Divergent desalination effects on alien and native gammarid functional responses

Ross N. Cuthbert, Elizabeta Briski

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Climate change could shift the impacts of biological invasions on aquatic ecosystems. Sea freshening is an often-inconspicuous consequence of climatic change that may modify invasive alien species performance in enclosed seas. Several gammarid crustaceans have been particularly successful aliens across fresh, brackish, and marine waters. Here, we use comparative functional responses (feeding rates across resource densities) to examine the ecological impacts of an invasive alien (Gammarus tigrinus) and native (Gammarus locusta) gammarid, present in the Baltic Sea, under three different salinity regimes (14, 10, 6) toward larval chironomid prey. Feeding rates differed between the two species, but these differences depended on salinity, whereby at the lowest salinities, the invasive alien species showed significantly improved performance compared to the native species. Both gammarids exhibited hyperbolic Type II functional responses, with attack rates similar across salinity regimes. Handling times were significantly shortened, and maximum feeding rates heightened, in the alien under sea freshening scenarios compared to the native. These results have implications for enclosed sea systems, where projected freshening could shift the performance advantage toward invasive alien species over natives, thereby exacerbating their ecological impacts.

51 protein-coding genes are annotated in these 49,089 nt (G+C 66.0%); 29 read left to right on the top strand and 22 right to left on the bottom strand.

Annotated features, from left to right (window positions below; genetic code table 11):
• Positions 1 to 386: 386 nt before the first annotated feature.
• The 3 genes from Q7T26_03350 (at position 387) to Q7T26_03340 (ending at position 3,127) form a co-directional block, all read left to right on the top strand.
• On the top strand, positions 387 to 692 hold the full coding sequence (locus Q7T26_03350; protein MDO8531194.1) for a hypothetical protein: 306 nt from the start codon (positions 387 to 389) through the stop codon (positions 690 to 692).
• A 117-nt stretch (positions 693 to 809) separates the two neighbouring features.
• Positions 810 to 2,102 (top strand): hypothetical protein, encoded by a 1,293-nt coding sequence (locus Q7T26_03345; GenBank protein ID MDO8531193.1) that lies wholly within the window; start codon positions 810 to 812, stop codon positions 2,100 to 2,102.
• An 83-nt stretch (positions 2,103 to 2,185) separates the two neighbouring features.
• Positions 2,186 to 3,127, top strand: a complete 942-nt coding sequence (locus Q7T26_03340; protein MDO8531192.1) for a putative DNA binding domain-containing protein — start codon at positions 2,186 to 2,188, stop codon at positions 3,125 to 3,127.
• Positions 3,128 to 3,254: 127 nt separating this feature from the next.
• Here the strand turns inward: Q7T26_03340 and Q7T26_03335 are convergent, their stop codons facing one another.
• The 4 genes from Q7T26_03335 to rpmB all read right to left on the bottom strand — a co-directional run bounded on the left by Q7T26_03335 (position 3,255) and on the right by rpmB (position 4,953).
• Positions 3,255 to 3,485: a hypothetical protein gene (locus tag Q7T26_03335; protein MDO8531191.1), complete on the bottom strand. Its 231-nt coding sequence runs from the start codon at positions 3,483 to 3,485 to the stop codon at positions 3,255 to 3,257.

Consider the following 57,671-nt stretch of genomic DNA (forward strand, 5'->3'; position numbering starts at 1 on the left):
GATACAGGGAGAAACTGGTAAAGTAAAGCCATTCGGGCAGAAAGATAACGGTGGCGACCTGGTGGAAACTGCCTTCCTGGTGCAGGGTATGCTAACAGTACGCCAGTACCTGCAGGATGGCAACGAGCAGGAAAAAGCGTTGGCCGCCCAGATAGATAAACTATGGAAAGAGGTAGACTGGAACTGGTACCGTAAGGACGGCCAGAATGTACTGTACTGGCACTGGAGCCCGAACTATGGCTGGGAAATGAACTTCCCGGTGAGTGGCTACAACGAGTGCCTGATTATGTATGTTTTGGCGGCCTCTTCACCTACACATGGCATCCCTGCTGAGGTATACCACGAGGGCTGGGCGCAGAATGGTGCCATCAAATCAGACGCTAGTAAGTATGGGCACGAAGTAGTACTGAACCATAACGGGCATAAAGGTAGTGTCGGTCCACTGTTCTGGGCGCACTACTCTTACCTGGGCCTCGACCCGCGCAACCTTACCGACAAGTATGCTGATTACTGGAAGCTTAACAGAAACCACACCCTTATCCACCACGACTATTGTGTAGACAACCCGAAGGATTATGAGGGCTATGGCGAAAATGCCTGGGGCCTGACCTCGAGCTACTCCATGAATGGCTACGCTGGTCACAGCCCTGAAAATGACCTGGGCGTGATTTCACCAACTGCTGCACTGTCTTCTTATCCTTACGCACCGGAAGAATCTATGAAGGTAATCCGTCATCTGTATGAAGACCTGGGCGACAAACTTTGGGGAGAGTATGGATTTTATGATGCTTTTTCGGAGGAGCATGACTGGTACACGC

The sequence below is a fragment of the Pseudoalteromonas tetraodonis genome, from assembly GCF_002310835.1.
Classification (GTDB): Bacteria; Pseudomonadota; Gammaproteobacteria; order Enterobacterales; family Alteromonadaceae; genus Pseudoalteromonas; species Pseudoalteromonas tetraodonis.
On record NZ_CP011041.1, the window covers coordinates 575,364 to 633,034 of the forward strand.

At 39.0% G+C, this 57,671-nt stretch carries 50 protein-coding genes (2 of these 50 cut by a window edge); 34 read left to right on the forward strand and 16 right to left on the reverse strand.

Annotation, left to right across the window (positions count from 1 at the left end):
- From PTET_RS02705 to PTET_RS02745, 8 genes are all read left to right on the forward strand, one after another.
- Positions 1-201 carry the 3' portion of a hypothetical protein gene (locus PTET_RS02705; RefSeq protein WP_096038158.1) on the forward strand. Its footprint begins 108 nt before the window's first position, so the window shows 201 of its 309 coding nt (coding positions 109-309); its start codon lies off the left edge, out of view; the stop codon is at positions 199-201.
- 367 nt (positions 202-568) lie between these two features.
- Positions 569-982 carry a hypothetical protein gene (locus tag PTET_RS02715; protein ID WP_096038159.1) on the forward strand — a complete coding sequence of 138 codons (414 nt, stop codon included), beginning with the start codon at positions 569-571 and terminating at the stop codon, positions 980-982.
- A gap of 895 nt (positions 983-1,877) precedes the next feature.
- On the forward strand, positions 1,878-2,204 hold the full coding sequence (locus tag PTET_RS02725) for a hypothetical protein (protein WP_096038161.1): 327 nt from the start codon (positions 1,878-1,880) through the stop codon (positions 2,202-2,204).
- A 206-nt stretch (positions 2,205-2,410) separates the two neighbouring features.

Original languageEnglish
JournalMarine Biology
Issue number2
Publication statusPublished - 07 Feb 2023


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